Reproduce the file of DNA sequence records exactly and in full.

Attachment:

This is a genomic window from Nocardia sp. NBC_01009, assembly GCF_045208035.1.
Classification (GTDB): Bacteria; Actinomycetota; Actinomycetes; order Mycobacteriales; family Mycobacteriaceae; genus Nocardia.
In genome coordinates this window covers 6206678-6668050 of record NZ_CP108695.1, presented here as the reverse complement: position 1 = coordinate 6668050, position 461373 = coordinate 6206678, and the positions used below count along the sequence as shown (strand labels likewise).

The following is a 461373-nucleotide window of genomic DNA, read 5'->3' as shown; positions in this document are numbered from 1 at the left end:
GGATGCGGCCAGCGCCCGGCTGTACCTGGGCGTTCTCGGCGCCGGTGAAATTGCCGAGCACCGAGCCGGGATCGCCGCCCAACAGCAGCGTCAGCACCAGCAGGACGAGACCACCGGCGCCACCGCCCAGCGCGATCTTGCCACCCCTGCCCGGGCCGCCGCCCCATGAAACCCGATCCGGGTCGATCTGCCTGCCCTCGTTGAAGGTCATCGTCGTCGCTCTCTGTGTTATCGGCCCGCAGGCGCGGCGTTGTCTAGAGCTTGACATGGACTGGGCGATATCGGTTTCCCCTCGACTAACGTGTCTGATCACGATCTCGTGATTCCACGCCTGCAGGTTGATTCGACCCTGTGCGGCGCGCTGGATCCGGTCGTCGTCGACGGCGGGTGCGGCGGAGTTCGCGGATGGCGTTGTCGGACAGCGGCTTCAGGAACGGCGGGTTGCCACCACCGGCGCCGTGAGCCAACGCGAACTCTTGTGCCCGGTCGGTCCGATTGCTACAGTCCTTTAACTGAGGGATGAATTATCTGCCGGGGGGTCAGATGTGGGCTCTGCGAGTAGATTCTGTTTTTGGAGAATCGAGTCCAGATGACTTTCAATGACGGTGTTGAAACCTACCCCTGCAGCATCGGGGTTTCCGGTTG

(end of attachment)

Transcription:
This is a genomic window from Nocardia sp. NBC_01009, assembly GCF_045208035.1.
Classification (GTDB): Bacteria; Actinomycetota; Actinomycetes; order Mycobacteriales; family Mycobacteriaceae; genus Nocardia.
In genome coordinates this window covers 6206678-6668050 of record NZ_CP108695.1, presented here as the reverse complement: position 1 = coordinate 6668050, position 461373 = coordinate 6206678, and the positions used below count along the sequence as shown (strand labels likewise).

The following is a 461373-nucleotide window of genomic DNA, read 5'->3' as shown; positions in this document are numbered from 1 at the left end:
GGATGCGGCCAGCGCCCGGCTGTACCTGGGCGTTCTCGGCGCCGGTGAAATTGCCGAGCACCGAGCCGGGATCGCCGCCCAACAGCAGCGTCAGCACCAGCAGGACGAGACCACCGGCGCCACCGCCCAGCGCGATCTTGCCACCCCTGCCCGGGCCGCCGCCCCATGAAACCCGATCCGGGTCGATCTGCCTGCCCTCGTTGAAGGTCATCGTCGTCGCTCTCTGTGTTATCGGCCCGCAGGCGCGGCGTTGTCTAGAGCTTGACATGGACTGGGCGATATCGGTTTCCCCTCGACTAACGTGTCTGATCACGATCTCGTGATTCCACGCCTGCAGGTTGATTCGACCCTGTGCGGCGCGCTGGATCCGGTCGTCGTCGACGGCGGGTGCGGCGGAGTTCGCGGATGGCGTTGTCGGACAGCGGCTTCAGGAACGGCGGGTTGCCACCACCGGCGCCGTGAGCCAACGCGAACTCTTGTGCCCGGTCGGTCCGATTGCTACAGTCCTTTAACTGAGGGATGAATTATCTGCCGGGGGGTCAGATGTGGGCTCTGCGAGTAGATTCTGTTTTTGGAGAATCGAGTCCAGATGACTTTCAATGACGGTGTTGAAACCTACCCCTGCAGCATCGGGGTTTCCGGTTG